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Editorial: Atlanta shooting underscores need for meaningful hate crime legislation

Students and alumni sit together to listen to other members of Chapel HIll community in honor of the 8 lives lost in Atlanta on March 16, 2021.

Last week, a white man shot and killed eight people at three massage parlors in the Atlanta area. Six of the victims were women of Asian descent. The incident highlights the nation's long history of racism and misogyny against Asian women, who are frequently dehumanized, hypersexualized and fetishized in American society. 

According to law enforcement, the killings weren’t “racially motivated,” but rather the result of a “sexual addiction.” However, for many women of color — especially Asian American women — racism and sexism are intertwined.

The shooting in Atlanta was not an isolated event — Anti-Asian discrimination and violence has increased significantly since the beginning of the COVID-19 pandemic. A recent report from Stop AAPI Hate documented at least 3,795 hate incidents against Asian Americans in the past year alone.

Notably, the report found that women are 2.3 times more likely to report experiencing such attacks and harassment than men.

But anti-Asian violence didn’t begin with the pandemic, even if it has increased since. From the Chinese Exclusion Act of 1882 to Japanese internment during World War II, the U.S. has historically mistreated Asian American and Pacific Islander communities. 

These incidents happen everywhere, even in supposedly progressive towns like Chapel Hill. In a recent LinkedIn post, Kane Ma, a former men’s basketball player, detailed a racist attack that left him hospitalized with a skull fracture in March 2019. 

According to the latest FBI data, more than 200 hate crimes occurred in North Carolina in 2019. However, this number likely doesn't reflect the true number of hate crimes that occurred statewide — North Carolina is one of 17 states that does not require data collection on hate crimes.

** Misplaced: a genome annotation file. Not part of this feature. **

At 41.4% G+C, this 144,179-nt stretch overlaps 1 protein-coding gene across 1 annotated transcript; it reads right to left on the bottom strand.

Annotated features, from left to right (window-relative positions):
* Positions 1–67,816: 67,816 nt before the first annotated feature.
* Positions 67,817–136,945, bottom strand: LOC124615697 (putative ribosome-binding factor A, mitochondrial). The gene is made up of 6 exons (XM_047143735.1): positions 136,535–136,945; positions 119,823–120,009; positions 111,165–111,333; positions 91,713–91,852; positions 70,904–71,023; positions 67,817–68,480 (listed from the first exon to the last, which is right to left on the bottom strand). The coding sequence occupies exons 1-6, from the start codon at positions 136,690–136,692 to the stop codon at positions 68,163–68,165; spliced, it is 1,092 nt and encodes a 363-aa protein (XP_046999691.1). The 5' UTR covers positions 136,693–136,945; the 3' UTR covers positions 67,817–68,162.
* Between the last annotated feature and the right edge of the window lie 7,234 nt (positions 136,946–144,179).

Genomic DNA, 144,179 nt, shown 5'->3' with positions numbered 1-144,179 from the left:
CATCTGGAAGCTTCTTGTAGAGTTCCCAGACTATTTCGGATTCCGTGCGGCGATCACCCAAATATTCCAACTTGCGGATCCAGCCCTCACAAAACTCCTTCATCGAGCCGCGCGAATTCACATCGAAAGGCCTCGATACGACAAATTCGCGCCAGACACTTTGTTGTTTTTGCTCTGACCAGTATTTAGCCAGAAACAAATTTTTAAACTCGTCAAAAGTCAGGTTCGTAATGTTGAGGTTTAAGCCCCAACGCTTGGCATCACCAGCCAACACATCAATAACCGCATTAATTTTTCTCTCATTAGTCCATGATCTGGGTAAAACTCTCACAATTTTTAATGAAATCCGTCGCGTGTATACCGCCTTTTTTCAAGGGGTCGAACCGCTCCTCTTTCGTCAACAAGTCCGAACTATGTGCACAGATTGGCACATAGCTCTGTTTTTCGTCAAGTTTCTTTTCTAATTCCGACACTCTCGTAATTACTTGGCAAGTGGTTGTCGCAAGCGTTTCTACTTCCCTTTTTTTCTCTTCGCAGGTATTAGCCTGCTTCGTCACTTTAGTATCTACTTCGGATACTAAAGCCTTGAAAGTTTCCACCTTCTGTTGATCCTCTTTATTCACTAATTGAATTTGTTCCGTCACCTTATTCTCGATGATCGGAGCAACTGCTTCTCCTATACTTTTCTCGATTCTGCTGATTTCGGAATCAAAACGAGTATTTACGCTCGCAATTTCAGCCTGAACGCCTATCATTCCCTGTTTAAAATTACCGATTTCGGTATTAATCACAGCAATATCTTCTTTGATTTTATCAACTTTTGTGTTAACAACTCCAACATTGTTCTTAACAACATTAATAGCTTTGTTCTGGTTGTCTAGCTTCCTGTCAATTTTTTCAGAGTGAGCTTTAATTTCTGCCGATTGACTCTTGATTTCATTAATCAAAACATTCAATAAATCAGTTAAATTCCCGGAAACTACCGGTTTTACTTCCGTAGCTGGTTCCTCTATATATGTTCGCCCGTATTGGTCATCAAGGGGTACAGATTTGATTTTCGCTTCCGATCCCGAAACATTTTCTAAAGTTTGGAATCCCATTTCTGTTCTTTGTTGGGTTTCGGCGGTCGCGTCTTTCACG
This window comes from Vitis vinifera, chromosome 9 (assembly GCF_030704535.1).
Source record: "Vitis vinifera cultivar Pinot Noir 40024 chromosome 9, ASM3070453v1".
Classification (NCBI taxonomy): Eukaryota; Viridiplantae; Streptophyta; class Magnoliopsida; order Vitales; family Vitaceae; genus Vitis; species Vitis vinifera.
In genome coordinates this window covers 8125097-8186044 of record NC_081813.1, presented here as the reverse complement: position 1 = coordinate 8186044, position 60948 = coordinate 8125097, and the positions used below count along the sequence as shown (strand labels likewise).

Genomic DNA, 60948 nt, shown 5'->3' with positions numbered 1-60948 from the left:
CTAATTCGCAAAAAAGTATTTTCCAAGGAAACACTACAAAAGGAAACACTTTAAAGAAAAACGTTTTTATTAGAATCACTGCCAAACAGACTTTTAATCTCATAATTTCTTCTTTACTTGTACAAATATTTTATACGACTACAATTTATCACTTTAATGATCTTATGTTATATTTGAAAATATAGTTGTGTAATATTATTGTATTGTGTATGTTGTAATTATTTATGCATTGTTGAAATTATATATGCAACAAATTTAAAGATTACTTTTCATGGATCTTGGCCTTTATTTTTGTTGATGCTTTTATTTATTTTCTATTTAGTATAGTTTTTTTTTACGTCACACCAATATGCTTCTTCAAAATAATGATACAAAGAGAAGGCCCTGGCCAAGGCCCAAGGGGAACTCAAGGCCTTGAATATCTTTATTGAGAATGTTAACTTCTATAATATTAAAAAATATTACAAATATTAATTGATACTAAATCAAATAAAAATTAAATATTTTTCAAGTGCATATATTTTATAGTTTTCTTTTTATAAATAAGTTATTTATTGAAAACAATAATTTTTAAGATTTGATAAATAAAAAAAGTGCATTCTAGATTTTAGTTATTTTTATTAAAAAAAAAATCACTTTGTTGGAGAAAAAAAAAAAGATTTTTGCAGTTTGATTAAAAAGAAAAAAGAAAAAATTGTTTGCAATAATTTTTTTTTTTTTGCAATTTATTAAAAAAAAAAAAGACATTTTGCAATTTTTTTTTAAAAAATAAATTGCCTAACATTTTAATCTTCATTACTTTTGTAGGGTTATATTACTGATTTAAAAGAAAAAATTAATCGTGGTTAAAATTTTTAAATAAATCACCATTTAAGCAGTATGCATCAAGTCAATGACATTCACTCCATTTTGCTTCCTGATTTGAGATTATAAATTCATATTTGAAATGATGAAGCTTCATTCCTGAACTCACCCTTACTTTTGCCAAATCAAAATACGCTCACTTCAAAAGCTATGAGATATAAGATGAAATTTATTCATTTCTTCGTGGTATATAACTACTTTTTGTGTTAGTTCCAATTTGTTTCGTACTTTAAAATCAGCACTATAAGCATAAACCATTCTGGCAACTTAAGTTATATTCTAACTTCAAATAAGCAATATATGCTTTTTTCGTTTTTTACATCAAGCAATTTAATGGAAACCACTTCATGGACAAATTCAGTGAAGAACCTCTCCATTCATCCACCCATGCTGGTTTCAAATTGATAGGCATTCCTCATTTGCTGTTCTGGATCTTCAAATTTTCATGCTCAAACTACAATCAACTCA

The Atlanta shooting has led to a push for tougher hate crime laws in many U.S. states, including here in North Carolina.  

North Carolina’s insufficient hate crime legislation was evident in the wake of the 2015 murders of three Muslim students in Chapel Hill: Deah Barakat, Yusor Abu-Salha and Razan Abu-Salha. Although the killings were motivated by Islamophobia, the local authorities could not prosecute them that way, because North Carolina’s hate crime law does not apply to felonies. 

However, some state legislators are trying to change that.

First introduced in the N.C. General Assembly in 2018, the Hate Crimes Prevention Act would: 

  • Increase the penalty for a hate crime from a misdemeanor to a felony
  • Expand the state’s current hate crimes law to include sexual orientation, gender, gender identity, gender expression, ethnicity and disability
  • Require the State Bureau of Investigation to create and maintain a hate crimes database
  • Require law enforcement training on identifying, responding to and reporting hate crimes

The bill has been filed multiple times since 2018, but has never received a hearing in the Republican-controlled legislature. Now, following the shooting in Atlanta, legislators are introducing the bill once again. 

Violence against Asian Americans and Pacific Islanders is nothing new, but it has been transformed by the social and political contexts of the pandemic. 

A failure to address this spike in violence, while allowing anti-Asian stigma to form in response to COVID-19, is at least partially to blame for the shooting in Atlanta. In fact, research suggests that support from policymakers plays an important role in reducing anti-Asian sentiment. 

We can no longer ignore the unique and distinct racism faced by Asian Americans. Likewise, this cannot be just another trend where we post an Instagram graphic and call it a day. 

Progress involves speaking out when we witness discrimination, recognizing implicit biases, educating ourselves and, most importantly, pressuring our legislators to enact meaningful change like the Hate Crimes Prevention Act.  


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